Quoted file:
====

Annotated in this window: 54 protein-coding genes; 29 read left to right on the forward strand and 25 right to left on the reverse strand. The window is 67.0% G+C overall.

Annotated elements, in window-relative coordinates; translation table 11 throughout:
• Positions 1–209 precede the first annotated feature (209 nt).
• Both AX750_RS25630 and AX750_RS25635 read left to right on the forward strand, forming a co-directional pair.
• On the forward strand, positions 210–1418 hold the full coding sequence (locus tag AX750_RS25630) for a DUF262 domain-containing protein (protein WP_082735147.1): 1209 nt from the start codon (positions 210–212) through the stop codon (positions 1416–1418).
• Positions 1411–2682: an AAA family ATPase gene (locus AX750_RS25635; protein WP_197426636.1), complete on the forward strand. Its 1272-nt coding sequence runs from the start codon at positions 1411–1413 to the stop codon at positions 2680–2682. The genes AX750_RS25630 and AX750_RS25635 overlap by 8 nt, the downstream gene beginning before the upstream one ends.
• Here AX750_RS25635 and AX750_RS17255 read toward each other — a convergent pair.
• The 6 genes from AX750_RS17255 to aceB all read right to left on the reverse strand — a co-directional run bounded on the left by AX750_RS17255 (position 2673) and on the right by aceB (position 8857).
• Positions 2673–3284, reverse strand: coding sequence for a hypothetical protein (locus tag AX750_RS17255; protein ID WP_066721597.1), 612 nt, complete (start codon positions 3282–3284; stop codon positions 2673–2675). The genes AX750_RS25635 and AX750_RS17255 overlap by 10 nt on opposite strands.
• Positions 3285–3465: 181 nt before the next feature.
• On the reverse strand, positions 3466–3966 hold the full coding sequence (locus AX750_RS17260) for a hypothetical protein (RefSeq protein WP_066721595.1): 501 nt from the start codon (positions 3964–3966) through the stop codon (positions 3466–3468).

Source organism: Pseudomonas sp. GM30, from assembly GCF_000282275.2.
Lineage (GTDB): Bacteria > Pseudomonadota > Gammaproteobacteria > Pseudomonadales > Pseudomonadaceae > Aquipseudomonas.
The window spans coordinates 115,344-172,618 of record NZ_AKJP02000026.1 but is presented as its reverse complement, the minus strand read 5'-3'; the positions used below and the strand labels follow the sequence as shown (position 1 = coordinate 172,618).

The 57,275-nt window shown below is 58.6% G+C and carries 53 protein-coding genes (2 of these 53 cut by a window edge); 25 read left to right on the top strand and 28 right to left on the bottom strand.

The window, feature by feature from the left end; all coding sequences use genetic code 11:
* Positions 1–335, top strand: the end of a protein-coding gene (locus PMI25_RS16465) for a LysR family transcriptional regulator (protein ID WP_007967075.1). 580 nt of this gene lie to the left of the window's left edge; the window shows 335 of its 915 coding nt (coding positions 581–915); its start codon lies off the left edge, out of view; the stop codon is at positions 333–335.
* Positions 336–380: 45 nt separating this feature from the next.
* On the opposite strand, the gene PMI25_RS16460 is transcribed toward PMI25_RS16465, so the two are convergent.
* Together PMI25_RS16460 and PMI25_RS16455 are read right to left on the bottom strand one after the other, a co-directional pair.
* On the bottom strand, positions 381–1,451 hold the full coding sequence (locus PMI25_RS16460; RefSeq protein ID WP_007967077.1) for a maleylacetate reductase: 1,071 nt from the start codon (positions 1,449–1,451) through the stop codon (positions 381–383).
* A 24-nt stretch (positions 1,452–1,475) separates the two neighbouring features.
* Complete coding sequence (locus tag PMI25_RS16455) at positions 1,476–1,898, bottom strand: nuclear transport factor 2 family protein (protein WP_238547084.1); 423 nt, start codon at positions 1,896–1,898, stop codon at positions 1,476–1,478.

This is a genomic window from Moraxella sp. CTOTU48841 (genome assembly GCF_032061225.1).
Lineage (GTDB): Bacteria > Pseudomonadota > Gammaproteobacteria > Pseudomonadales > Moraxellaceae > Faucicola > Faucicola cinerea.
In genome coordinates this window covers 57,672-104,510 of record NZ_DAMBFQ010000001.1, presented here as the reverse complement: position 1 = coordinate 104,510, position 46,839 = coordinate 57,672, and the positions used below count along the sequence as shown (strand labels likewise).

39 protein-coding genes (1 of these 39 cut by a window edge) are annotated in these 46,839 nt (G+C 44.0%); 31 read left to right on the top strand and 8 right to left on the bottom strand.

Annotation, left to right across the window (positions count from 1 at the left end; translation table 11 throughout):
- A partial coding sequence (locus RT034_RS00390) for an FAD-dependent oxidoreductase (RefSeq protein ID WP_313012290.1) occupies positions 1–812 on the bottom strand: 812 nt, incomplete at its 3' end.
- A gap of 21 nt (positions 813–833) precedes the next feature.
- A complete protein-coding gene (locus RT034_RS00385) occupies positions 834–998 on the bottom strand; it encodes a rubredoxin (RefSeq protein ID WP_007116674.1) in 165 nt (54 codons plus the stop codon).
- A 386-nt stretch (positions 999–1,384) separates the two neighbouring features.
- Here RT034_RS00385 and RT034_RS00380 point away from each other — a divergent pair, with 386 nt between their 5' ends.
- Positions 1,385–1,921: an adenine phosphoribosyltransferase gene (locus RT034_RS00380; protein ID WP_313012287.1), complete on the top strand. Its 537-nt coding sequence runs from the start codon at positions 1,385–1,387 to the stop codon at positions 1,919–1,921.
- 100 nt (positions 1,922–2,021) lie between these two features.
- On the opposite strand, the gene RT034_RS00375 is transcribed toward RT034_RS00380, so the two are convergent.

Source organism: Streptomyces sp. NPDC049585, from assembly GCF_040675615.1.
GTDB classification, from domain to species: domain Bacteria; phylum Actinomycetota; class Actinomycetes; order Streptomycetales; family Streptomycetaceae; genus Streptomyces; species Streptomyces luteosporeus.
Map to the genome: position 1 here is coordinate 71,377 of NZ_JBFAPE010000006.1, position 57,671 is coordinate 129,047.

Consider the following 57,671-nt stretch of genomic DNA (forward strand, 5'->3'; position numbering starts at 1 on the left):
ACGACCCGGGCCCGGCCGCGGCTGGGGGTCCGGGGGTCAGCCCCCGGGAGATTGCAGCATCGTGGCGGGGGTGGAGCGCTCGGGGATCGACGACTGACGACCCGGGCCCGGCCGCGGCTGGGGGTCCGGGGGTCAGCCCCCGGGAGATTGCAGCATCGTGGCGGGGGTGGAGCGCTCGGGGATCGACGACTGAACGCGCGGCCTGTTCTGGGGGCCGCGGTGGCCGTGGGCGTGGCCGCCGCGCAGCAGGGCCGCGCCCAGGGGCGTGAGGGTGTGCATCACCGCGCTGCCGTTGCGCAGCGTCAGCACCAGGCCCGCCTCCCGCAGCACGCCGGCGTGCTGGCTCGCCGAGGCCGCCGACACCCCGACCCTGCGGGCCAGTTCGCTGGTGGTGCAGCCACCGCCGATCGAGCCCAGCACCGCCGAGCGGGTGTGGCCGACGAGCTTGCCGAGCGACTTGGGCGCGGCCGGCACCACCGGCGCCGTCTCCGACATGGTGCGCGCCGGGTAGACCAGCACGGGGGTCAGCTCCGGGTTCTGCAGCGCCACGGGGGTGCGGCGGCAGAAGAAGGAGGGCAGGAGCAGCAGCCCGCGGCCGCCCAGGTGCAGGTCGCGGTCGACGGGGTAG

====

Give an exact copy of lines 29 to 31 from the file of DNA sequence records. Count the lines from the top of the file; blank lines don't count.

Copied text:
- A partial coding sequence (locus RT034_RS00390) for an FAD-dependent oxidoreductase (RefSeq protein ID WP_313012290.1) occupies positions 1–812 on the bottom strand: 812 nt, incomplete at its 3' end.
- A gap of 21 nt (positions 813–833) precedes the next feature.
- A complete protein-coding gene (locus RT034_RS00385) occupies positions 834–998 on the bottom strand; it encodes a rubredoxin (RefSeq protein ID WP_007116674.1) in 165 nt (54 codons plus the stop codon).